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Book Series: Frontiers Research Topics ISSN: 16648714 ISBN: 9782889199341 Year: Pages: 222 DOI: 10.3389/978-2-88919-934-1 Language: English
Publisher: Frontiers Media SA
Subject: Medicine (General) --- Allergy and Immunology
Added to DOAB on : 2016-01-19 14:05:46
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Natural killer (NK) cells are innate lymphoid cells that have a significant role in regulating the defenses against cancer development and certain viral infections. They are equipped with an array of activating and inhibitory receptors that stimulate or diminish NK cell activity, respectively. Inhibitory receptors include, among others, the MHC class I ligands killer cell immunoglobulin-like receptors (KIR) in humans, and members of the Ly49 family of receptors in mice, and CD94/NKG2A. Activating receptors include cytokine and chemokine receptors, and those that interact with ligands expressed on target cells, such as the natural cytotoxicity receptors or NCRs (NKp30, NKp44 and NKp46), NKG2D, CD244 and DNAM-1. In addition, NK cells express Fc?RIIIA or CD16, the receptor that exerts antibody-dependent cell mediated cytotoxicity (ADCC). NK cells also express the death ligands FasL and TRAIL. The killing or sparing of target cells depends on the integration of distinct signals that originate from NK cell receptors. NK cells spare healthy cells that express normal levels of MHC class I molecules and low amounts of stress-induced self-molecules, whereas they kill target cells that down-regulate MHC class I molecules and/or up-regulate stress-induced self-molecules. The latter are common signatures of virus-infected cells and tumors. All the accumulated knowledge on NK cell biology, along with many clinical observations, is driving multiple efforts to improve the arsenal of NK cell-based therapeutic tools in the fight against malignant diseases. Indeed, NK cell-based immunotherapy is becoming a promising approach for the treatment of many cancers. It is well known that NK cells have a significant role in the anti-tumor effect of therapeutic antibodies that use ADCC as a mechanism of action. In addition to this, administration of autologous and allogeneic NK cells after activation and expansion ex vivo is used in the treatment of cancer. Moreover, adoptive transfer of NK cell lines has been tested in humans, and genetically modified NK cells expressing chimeric antigen receptors are being studied in preclinical models for potential use in the clinic.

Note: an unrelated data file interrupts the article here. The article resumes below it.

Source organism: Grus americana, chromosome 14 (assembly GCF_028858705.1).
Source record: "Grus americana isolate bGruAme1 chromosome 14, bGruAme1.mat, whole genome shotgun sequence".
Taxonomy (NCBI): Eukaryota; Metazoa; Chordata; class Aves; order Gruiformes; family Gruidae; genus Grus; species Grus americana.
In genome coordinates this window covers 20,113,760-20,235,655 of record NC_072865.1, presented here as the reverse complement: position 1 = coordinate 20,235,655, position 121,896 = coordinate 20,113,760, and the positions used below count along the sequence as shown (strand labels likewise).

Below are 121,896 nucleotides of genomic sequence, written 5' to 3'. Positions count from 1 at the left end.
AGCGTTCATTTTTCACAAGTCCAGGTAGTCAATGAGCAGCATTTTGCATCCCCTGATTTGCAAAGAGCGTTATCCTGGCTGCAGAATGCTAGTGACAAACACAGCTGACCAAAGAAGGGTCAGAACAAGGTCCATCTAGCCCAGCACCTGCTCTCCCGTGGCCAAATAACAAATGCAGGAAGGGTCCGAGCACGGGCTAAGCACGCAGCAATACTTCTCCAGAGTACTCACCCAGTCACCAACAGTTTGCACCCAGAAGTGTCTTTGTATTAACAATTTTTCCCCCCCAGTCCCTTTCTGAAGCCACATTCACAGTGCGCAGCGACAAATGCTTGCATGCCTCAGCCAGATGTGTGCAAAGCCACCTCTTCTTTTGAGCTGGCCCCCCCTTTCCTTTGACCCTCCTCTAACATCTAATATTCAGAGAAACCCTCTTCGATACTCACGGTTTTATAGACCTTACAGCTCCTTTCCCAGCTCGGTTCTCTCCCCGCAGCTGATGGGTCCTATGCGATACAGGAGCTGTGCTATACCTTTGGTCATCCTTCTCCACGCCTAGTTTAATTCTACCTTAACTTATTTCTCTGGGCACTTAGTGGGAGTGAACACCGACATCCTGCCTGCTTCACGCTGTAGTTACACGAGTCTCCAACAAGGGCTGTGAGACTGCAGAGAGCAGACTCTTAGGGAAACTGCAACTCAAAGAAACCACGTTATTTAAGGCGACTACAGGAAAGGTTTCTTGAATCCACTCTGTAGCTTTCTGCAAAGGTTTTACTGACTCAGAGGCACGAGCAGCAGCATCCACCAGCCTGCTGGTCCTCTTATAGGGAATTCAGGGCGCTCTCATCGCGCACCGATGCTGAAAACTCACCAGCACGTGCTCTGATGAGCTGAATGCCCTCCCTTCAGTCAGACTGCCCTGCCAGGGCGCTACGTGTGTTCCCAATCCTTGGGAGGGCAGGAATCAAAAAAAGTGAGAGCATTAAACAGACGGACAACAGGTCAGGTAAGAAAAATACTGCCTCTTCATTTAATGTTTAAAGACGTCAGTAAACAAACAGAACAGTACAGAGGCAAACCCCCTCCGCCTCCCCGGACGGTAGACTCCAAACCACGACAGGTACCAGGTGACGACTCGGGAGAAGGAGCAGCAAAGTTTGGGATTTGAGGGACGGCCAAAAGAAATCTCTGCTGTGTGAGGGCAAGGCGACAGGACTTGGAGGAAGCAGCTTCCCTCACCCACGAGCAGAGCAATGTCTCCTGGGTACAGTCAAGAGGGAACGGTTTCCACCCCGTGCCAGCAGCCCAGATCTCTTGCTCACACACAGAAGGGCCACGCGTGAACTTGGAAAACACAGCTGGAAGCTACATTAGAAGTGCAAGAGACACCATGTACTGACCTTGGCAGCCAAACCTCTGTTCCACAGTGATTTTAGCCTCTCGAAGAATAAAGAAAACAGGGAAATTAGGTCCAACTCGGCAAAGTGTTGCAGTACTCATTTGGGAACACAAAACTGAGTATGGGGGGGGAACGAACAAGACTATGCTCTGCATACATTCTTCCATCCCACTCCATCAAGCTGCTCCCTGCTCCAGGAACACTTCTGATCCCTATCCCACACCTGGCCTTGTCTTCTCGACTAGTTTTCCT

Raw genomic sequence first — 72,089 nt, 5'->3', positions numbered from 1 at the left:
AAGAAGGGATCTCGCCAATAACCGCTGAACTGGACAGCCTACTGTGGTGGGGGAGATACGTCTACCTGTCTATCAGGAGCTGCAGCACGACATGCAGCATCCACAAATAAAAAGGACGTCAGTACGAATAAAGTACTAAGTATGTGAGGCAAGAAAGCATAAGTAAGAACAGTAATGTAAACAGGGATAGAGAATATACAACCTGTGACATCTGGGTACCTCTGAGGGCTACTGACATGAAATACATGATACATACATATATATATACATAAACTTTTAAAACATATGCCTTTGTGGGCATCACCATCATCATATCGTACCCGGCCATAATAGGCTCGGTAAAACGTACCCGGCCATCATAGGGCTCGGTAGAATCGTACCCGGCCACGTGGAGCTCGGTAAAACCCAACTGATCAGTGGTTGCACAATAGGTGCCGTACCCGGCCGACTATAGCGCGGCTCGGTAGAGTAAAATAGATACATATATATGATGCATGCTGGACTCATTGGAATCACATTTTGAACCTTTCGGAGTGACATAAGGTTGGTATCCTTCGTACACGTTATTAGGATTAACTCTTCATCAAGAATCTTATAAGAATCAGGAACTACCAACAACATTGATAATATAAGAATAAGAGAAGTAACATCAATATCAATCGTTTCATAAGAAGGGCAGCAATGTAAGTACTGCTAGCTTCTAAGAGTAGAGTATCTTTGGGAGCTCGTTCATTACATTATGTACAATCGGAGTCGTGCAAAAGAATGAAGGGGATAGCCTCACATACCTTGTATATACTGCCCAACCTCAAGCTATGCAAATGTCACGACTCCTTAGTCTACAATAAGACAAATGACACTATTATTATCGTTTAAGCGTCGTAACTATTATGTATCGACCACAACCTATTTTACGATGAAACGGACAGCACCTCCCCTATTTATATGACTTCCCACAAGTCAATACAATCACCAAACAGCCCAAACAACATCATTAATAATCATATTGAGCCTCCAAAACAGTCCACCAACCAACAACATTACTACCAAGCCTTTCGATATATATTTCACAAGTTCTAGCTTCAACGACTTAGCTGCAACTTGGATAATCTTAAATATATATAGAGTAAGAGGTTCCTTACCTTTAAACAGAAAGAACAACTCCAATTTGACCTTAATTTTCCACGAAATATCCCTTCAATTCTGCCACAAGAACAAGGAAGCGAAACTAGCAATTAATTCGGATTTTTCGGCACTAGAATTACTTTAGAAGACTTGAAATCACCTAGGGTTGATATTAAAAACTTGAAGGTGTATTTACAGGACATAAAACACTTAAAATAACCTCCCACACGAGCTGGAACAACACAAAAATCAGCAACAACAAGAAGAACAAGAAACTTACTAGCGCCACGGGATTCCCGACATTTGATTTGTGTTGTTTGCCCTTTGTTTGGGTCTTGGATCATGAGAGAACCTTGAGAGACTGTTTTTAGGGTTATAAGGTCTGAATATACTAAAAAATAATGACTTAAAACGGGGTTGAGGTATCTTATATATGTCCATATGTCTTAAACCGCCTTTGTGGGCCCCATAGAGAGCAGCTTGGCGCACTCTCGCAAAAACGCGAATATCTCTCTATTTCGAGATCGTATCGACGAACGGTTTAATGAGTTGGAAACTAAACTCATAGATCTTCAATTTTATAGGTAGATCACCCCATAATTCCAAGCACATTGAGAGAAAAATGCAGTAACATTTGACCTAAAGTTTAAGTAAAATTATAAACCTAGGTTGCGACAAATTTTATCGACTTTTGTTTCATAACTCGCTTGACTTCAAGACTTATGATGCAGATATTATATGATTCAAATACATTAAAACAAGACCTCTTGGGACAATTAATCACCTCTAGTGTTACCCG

Toll-Like Receptor Activation in Immunity vs. Tolerance

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Book Series: Frontiers Research Topics ISSN: 16648714 ISBN: 9782889196364 Year: Pages: 75 DOI: 10.3389/978-2-88919-636-4 Language: English
Publisher: Frontiers Media SA
Subject: Allergy and Immunology --- Medicine (General)
Added to DOAB on : 2016-04-07 11:22:02
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The innate immune system has evolved means to recognize and react suitably to foreign entities such as infectious agents. In many cases infectious microorganisms threaten the integrity and function of the target organs or tissues; therefore, consequent to their recognition the immune system becomes activated to ensure their elimination. Toll-like receptors (TLR) constitute a family of receptors specialized in the recognition of molecular patterns typically associated with infectious agents. Different TLRs exist, each selective for molecular entities and motifs belonging to a specific pathogen group. Consequently, it is thought that the molecular nature of invading microorganisms activates specific TLRs to drive adequate anti-infectious immunity. For instance, nucleic acid-specific, intracellular receptors (TLR3/7/8/9) are used to sense viruses and drive antiviral immunity, while other receptors (such as TLR2 and TLR4) recognize and promote immunity against bacteria, yeast, and fungi. Yet, it is becoming evident that activation of TLR pathways trigger mechanisms that not only stimulate but also regulate the immune system. For instance, TLR stimulation by viruses will drive antiviral interferon but also immunoregulatory cytokine production and regulatory T cell activation. Stimulation of TLRs by bacteria or using molecular agonists can also trigger both immune stimulatory and regulatory responses. TLR stimulation by infectious agents likely serves to activate but also control anti-infectious immunity, for instance prevent potential immunopathological tissue damage which can be caused by acute immune defense mechanisms. Previous work by us and others has shown that the immunoregulatory arm of TLR stimulation can additionally help control autoreactive processes in autoimmune disease. Hence, it is becoming established that gut commensals, which also play a crucial part in the control of autoimmune disease, establish immune regulatory mechanisms through activation of particular TLRs. In sum, it appears that TLRs are key immune players that not only stimulate but also regulate immune processes in health and disease. In this Research Topic, we wish to review the dual role of TLRs as activators and regulators of immune responses. We aim to motivate data-driven opinions as to the importance of context of TLR agonism for determining immune activation vs. regulation. The presentation of ongoing original works, as well as data and opinions around other innate immune receptors pertaining to this topic, are also encouraged.